(b) IT IS BAD ECONOMICALLY. Think what a difference it would make to business if the 500,000,000 spent in Australia on gambling were spent through normal channels of trading. The Goulburn Chamber of Commerce, N.S.W., urged the Government to reduce facilities for gambling on the grounds that debts were unpaid and the standard of living lowered for those who gambled. The unsettling effect of gambling on the gambler is recognised as a source of lowered efficiency in workers. The excitement of their gambling interests unfits men for steady work. The head of one large engineering firm in Lancashire said, "If gambling were eliminated, it would be equivalent to 10 per cent. dividend on capital."

               (c) IT IS THE FOE OF CLEAN SPORT. It also corrupts and degrades every sport with which it becomes associated. "Punch" once put it thus;

      "The true spoilsport is betting,
      Although it suits the baser sort,
      What's sport to them is death to sport."   

      The Christian Point of View

               The gambler is essentially selfish. He wants a great deal, the more the better, for nothing, and he is not concerned about the position or welfare of those who must lose if he is to win--he covets their money no matter in what state they are left.

               In view of this we affirm that no one can be a confirmed gambler and a Christian. E may be one or the other, but he cannot be both. The terms "Christian" and "Gambler" are mutually exclusive. Did not our Lord say, "If any man would be my disciple, let him deny himself"? Our Lord made self-denial, lack of selfishness, a first condition of discipleship. The gambler is out for self, regardless of the cost to others. Hence he cannot be a disciple, a Christian and a gambler.

               Our Lord said also, "Do unto others as ye would that they should do to you. The Son of Man came not to be ministered unto, but to minister. Inasmuch as ye have done it unto one of the least of these, ye have done it unto me". The selfish and covetous actions and spirit of the gambler are absolutely incompatible with this teaching of the master. Gambling is a violation of our duty to our neighbour and of the clear vows of Christian discipleship. The professing Christian who gambles, on any scale whatsoever, denies the social implications of the faith he professes and does not take Christ seriously. His profession is belied by his actions. He injures Christ's cause and leads astray Christ's lambs. Of him it may well be said, "Your actions speak so loudly that I cannot hear what you say".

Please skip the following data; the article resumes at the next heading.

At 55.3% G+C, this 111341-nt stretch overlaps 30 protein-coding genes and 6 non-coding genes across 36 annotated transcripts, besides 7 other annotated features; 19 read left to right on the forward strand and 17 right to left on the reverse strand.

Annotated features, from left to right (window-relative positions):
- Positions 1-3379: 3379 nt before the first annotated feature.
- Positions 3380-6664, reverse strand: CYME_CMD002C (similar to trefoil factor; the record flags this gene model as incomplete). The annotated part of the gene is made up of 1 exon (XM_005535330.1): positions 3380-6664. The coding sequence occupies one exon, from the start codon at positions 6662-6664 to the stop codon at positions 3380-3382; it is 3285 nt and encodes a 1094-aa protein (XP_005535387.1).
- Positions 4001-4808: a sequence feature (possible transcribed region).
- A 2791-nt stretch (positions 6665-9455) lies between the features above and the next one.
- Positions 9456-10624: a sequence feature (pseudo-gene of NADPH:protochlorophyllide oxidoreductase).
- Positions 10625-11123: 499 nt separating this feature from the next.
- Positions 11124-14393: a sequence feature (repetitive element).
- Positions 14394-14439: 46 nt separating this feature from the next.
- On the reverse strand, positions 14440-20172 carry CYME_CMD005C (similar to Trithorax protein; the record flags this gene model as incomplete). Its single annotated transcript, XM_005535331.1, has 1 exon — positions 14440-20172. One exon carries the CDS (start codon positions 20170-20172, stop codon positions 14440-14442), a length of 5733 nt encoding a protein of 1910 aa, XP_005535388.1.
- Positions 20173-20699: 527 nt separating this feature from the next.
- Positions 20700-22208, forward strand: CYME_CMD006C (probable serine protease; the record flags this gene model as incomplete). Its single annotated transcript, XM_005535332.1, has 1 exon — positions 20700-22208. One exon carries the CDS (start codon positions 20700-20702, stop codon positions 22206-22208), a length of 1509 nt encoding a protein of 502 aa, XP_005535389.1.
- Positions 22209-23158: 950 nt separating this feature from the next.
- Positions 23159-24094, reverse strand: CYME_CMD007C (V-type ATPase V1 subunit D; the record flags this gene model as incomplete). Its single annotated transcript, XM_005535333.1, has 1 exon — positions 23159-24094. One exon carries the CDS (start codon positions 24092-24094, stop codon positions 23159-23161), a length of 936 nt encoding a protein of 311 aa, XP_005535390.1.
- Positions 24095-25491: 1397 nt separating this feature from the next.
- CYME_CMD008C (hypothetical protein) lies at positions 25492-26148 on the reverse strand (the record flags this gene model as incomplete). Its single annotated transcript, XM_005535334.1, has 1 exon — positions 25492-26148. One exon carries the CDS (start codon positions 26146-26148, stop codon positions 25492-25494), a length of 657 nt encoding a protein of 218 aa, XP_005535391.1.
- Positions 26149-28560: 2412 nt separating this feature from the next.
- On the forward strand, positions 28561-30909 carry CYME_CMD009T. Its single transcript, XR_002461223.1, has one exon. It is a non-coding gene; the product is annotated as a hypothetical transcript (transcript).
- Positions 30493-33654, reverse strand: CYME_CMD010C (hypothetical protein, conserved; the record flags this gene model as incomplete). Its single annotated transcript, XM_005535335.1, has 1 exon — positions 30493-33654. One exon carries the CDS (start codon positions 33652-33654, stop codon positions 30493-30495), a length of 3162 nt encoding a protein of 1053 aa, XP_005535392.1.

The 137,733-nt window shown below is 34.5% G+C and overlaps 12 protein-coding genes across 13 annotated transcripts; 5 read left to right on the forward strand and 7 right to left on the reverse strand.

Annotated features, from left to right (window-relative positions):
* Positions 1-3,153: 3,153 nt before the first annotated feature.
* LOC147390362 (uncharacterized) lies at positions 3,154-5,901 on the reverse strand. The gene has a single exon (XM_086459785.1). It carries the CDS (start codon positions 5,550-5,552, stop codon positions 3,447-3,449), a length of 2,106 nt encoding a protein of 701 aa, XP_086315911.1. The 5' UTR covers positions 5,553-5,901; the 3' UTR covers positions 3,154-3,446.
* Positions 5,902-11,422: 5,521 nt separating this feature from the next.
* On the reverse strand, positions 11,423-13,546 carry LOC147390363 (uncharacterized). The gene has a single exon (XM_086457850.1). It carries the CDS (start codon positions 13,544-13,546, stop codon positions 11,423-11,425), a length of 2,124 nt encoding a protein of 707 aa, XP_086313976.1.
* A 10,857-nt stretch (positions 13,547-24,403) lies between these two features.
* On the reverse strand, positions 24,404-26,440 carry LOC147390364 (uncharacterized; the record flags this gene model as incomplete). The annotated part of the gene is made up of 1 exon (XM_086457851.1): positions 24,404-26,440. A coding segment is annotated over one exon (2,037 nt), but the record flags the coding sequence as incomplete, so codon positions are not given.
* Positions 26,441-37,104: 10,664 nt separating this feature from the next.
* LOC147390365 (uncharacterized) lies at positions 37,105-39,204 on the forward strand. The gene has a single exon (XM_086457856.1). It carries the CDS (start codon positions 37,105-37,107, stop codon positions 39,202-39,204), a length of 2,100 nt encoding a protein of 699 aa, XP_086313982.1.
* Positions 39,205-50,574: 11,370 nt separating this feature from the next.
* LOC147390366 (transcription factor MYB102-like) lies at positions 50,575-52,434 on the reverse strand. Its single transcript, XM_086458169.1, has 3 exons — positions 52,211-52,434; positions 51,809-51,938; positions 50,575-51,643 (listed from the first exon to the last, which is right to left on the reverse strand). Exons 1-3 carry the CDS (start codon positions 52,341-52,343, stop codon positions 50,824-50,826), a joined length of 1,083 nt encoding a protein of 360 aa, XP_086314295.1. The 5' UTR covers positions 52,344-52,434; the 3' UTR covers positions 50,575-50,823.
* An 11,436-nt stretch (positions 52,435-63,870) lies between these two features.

God or Mammon?

               The fact is the whole question resolves itself finally into one great and simple choice as Christ Himself put it, "God or Mammon?" Remember, you must decide! You cannot drift between the two. "No man can serve two masters; ye cannot serve God and Mammon!" God give you, who read this, grace to make the right choice! To do so will probably mean that you will have to suffer in some degree. You will cut yourself off from some possible ways of getting rich; and you will almost certainly be laughed at and, perhaps, abused for so doing. So much the better! "Blessed are ye when men shall revile you, and persecute you, and shall say al manner of evil against you falsely, for my sake. Rejoice, and be exceeding glad; for great is your reward in Heaven: for so persecuted they the prophets which were before you". It is Christ Who speaks--the Christ Who died on the Cross for you. It is Christ Who bids You. Once again, prove your loyalty to Him, by denying yourself, and talking up your Cross and following Him